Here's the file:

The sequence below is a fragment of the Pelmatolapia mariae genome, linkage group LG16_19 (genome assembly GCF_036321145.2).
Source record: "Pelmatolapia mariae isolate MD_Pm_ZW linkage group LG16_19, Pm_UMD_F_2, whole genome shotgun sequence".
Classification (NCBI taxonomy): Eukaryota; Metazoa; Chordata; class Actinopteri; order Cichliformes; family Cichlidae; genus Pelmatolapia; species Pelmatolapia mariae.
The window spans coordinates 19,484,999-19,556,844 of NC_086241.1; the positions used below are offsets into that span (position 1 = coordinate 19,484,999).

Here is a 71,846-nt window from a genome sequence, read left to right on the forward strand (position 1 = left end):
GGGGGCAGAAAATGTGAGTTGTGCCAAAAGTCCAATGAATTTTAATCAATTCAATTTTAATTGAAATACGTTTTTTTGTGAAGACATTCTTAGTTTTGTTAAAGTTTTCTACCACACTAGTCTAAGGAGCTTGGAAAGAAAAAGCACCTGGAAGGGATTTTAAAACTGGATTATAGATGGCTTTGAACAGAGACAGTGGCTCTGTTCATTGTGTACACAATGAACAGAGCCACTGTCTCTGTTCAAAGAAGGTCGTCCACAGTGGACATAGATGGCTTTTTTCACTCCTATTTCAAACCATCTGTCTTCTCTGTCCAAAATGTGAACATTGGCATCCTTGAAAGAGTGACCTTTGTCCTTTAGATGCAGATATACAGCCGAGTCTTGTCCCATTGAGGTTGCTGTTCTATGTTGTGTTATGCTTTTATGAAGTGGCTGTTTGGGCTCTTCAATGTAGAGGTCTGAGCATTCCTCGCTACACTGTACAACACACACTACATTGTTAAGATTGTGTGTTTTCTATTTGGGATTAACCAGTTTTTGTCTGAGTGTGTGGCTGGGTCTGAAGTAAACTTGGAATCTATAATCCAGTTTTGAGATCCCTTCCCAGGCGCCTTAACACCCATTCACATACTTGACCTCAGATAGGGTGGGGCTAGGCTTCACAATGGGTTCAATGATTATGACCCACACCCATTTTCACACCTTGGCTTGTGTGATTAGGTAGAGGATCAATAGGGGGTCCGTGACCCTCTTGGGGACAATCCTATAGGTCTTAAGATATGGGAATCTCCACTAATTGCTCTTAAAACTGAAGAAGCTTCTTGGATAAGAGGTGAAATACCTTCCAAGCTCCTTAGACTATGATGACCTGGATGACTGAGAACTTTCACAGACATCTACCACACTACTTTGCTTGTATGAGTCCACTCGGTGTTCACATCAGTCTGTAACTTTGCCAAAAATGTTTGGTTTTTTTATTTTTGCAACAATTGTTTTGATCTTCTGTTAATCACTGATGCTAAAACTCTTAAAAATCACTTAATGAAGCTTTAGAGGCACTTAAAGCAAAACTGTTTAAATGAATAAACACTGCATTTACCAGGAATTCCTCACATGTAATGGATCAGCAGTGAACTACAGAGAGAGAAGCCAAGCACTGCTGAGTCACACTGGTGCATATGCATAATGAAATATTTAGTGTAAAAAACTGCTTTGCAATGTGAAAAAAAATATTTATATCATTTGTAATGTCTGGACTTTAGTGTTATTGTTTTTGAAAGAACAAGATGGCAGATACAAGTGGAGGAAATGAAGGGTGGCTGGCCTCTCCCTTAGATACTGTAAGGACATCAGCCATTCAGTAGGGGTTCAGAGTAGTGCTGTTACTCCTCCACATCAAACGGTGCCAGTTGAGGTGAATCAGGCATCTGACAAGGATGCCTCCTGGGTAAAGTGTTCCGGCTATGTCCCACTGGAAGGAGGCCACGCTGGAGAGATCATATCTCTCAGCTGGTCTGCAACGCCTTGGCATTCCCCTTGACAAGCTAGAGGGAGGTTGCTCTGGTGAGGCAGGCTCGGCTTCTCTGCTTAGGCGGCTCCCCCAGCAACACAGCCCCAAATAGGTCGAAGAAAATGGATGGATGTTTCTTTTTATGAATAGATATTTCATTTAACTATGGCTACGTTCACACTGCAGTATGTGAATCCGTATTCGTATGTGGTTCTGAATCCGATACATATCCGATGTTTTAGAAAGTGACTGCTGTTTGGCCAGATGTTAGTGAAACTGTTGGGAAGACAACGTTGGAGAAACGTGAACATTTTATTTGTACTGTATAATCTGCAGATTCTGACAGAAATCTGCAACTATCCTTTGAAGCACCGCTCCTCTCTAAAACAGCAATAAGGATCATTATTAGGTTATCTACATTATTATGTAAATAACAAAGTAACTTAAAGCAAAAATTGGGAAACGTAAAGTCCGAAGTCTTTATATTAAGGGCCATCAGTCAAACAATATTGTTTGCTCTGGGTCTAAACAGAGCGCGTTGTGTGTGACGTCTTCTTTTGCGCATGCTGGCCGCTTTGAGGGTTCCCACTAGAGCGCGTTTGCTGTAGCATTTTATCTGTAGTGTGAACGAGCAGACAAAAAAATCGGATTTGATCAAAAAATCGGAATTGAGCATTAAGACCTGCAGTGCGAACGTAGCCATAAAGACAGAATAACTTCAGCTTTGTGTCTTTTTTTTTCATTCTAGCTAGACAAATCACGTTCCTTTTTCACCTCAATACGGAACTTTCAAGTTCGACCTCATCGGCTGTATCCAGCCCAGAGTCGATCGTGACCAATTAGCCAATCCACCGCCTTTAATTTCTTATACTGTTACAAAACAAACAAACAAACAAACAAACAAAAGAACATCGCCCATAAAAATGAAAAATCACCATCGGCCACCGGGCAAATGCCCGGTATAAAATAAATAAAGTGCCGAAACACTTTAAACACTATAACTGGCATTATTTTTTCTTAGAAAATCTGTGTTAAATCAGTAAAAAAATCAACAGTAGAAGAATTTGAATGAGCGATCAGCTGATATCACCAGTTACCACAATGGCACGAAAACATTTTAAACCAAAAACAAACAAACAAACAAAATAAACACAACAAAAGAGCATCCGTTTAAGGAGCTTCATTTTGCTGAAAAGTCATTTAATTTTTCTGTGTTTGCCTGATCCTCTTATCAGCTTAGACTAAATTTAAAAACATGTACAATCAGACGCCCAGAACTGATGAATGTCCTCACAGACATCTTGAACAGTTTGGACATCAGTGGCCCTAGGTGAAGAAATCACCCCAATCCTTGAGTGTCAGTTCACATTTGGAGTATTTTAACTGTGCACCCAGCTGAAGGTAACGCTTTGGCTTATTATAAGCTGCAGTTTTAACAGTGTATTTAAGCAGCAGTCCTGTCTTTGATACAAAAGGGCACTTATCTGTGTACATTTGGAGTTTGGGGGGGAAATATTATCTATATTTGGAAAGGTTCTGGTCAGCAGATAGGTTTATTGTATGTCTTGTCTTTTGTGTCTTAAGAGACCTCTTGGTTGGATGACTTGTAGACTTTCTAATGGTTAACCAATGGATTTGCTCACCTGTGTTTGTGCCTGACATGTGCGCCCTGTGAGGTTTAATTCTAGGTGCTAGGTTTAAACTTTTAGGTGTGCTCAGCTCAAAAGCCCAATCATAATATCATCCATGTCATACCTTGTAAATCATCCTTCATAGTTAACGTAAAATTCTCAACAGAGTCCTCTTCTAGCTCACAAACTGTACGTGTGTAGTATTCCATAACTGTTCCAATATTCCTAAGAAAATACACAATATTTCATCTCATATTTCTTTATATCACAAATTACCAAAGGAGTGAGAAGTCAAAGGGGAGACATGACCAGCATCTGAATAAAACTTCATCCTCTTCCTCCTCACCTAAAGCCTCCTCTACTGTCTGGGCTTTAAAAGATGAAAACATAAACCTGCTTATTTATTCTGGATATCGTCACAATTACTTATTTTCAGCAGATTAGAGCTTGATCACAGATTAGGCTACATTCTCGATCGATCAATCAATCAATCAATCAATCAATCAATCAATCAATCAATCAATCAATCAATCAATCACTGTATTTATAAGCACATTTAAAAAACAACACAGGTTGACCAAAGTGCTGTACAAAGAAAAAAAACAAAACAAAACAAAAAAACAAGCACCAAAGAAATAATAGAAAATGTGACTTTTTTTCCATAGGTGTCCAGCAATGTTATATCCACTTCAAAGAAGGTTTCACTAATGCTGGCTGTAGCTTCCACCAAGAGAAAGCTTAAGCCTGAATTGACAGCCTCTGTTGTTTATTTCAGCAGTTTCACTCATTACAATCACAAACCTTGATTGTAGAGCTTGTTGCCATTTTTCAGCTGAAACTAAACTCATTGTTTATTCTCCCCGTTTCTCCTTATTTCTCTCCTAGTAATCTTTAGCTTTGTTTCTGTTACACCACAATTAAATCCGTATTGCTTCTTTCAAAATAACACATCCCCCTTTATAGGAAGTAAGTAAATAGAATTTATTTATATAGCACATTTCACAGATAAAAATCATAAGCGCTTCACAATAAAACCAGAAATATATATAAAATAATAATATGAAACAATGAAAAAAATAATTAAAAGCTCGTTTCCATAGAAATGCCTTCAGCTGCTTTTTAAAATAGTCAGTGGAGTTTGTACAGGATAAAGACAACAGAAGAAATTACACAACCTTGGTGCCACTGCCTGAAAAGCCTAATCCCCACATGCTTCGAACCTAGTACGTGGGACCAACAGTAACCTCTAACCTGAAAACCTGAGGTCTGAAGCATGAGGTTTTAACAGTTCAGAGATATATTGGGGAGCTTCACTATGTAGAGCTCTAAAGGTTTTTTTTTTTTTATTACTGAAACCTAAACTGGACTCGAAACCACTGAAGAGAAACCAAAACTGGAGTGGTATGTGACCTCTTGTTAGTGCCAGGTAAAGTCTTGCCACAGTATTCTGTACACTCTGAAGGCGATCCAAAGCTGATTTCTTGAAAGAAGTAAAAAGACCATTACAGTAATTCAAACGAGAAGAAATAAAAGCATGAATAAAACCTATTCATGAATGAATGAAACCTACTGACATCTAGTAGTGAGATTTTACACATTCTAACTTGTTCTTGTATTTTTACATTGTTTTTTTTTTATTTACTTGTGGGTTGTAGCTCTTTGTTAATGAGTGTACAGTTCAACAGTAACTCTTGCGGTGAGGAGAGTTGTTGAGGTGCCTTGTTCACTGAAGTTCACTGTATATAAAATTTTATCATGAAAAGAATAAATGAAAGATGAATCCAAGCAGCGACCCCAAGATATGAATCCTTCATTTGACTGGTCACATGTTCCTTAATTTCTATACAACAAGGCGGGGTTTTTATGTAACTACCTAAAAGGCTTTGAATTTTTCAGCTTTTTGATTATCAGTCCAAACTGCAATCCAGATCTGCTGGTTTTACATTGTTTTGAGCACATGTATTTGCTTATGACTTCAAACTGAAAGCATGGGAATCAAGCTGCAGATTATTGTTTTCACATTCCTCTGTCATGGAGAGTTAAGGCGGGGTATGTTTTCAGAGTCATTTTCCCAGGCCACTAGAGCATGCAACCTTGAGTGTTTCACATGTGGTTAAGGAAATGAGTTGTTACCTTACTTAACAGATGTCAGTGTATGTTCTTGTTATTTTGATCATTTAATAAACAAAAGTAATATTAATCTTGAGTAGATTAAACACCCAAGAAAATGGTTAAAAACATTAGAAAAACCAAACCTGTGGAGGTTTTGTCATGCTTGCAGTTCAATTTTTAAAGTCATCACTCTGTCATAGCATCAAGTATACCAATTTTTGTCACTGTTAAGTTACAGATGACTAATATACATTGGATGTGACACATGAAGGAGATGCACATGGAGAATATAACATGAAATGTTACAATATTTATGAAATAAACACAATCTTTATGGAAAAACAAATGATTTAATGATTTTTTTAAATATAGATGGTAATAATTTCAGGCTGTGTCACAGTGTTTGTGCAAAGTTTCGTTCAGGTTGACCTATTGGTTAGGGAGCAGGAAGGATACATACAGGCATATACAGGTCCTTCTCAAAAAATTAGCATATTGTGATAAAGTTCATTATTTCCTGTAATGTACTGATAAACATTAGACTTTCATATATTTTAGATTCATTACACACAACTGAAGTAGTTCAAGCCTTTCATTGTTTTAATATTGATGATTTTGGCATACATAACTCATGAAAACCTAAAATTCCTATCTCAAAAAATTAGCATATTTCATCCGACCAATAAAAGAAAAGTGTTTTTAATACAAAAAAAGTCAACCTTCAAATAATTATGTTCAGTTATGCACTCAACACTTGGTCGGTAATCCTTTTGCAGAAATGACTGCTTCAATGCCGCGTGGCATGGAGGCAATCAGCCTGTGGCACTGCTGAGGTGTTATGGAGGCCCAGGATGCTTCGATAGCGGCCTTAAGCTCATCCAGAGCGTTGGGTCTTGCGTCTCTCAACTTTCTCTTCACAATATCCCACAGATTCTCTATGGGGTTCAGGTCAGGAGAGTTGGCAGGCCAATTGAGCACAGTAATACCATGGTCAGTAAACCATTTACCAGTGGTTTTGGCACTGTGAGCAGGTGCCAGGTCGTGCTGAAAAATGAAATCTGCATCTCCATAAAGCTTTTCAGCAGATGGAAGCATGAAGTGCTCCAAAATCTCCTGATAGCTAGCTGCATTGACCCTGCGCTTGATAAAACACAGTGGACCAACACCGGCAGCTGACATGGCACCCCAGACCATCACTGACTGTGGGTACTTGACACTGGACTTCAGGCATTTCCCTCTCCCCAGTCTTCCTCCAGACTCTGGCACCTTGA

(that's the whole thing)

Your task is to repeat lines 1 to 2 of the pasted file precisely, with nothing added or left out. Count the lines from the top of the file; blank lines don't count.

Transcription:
The sequence below is a fragment of the Pelmatolapia mariae genome, linkage group LG16_19 (genome assembly GCF_036321145.2).
Source record: "Pelmatolapia mariae isolate MD_Pm_ZW linkage group LG16_19, Pm_UMD_F_2, whole genome shotgun sequence".